Olympic Bid Magic Number is 48; The Numbers Game

Durban, South Africa – There will be about 94 votes cast on the first ballot of the International Olympic Committee (IOC) election of the host city for the 2018 Olympic Winter Games. That means 48 votes will be needed for an instant victory at the end of a rigorous two-year campaign.

110 IOC members are eligible to vote in host city elections, but IOC rules prohibit members who represent National Olympic Committees (NOC) that are bidding from participating in the vote. There are two members from each of Annecy, Munich and PyeongChang, so that brings the number down to 104.

Typically, the IOC President does not cast a vote either so Jacques Rogge is off the list bringing the number of voters to 103. Rogge would be required to cast a tie-breaking vote should the situation occur on the final ballot.

The IOC has confirmed that at least 7 other members will be absent from the vote, and possibly more. These include Alpha Saudi Arabia’s Prince Nawaf Faisal Fahd Abdulaziz, the United States James Easton, Brazil’s Joao Havelange and Egypt’s General Mounir Sabet .

But if we stay with 7 the number drops to 96.

Last year Denis Oswald declared that he would abstain from voting in order to avoid a conflict of interest resulting from a sponsorship deal last year between his International Rowing Federation and PyeongChang supporter Samsung. We have 95.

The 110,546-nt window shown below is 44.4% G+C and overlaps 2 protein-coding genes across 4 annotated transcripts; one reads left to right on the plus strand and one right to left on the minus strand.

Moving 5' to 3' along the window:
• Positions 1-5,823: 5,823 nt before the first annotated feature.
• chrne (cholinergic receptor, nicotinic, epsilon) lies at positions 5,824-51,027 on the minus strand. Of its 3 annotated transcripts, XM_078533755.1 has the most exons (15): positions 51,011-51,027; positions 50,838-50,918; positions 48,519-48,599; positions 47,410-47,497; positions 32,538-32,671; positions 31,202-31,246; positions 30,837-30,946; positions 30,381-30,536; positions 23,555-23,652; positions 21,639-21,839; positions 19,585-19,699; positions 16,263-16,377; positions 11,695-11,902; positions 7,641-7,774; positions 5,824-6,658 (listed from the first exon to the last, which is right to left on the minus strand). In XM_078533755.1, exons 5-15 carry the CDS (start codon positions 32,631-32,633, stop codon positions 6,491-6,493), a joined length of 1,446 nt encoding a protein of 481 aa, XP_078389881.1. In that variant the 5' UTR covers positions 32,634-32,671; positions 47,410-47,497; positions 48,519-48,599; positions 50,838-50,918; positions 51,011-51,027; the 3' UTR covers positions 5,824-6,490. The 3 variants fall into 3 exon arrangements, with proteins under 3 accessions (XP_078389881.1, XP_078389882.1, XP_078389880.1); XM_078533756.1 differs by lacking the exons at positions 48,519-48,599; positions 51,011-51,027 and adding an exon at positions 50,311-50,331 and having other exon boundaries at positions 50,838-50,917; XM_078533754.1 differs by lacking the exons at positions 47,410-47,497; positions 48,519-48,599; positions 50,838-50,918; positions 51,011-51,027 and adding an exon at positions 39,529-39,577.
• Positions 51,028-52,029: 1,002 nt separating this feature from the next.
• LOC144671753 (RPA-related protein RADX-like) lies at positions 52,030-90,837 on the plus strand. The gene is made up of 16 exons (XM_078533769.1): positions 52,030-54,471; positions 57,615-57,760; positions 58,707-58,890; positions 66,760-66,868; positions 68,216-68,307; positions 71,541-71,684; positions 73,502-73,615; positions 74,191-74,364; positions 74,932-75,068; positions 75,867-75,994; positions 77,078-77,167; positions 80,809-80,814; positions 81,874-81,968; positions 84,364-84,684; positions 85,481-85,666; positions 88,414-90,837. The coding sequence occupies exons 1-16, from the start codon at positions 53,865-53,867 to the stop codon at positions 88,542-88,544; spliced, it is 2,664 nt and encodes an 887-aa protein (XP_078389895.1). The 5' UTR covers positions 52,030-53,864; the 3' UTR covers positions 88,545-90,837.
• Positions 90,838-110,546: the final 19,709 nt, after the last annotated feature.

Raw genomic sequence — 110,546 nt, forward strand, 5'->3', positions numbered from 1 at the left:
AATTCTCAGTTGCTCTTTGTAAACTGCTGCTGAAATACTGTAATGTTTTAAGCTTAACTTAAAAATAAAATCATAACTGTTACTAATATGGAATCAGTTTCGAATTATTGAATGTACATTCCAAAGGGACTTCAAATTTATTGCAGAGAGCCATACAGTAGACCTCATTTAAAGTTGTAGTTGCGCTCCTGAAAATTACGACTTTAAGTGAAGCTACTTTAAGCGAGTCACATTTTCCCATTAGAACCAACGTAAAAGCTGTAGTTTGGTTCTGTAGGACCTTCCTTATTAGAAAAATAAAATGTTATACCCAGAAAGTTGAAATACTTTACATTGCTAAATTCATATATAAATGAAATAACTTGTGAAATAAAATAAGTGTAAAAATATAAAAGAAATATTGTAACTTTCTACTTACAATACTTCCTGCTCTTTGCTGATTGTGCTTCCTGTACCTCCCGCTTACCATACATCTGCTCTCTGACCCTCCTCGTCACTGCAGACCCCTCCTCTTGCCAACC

Reportedly Britain’s Princess Anne might also abstain, that brings the number to 94.

To win the bid, a city is required to get 50% plus one vote. Assuming 94 votes are cast as described above, the number of votes needed to secure a victory on the first ballot is 48.

If no winner is declared on the first ballot, the bid with the least support would be dropped and there would be a final ballot between the final two cities. The number of eligible voters would increase by two as the IOC members connected to the eliminated bid would become eligible. 49 votes would be required for a victory.

Of course, this assumes that there are no further missing members, abstentions or spoiled ballots that would lower the number.

In the election for the 2010 Winter Games, PyeongChang received 51 votes on ballot one – a total of 107 ballots were cast. And even though the city had 53 votes on the final ballot – PyeongChang lost 56-53. On the final ballot for 2014 against Sochi, PyeongChang lost with 47 out of 98 cast votes.

Clearly, PyeongChang has already connected with enough voters in previous campaigns to win this one. Why would a member who has previously voted for the South Korean bid, not support it now?

Well, there are reasons – most involving geopolitics and new competitors.

If PyeongChang is indeed the bid to beat as so many observers believe; their most likely obstacle is Annecy as the outsider. The French candidate will probably pick up a few courtesy votes – first round support from members who want to shelter the bid from an embarrassing total but who really intend to elect a different city the next round. If there are many of these courtesy votes, they could make a first round majority unlikely for the other cities; or be enough to bolster Annecy onto the second ballot.

A second round would mean the eliminated bid’s votes would get redistributed to the other bids – and they could decide the winner.

But any way you look at it, it’s up to the members to decide on Wednesday when they cast their votes.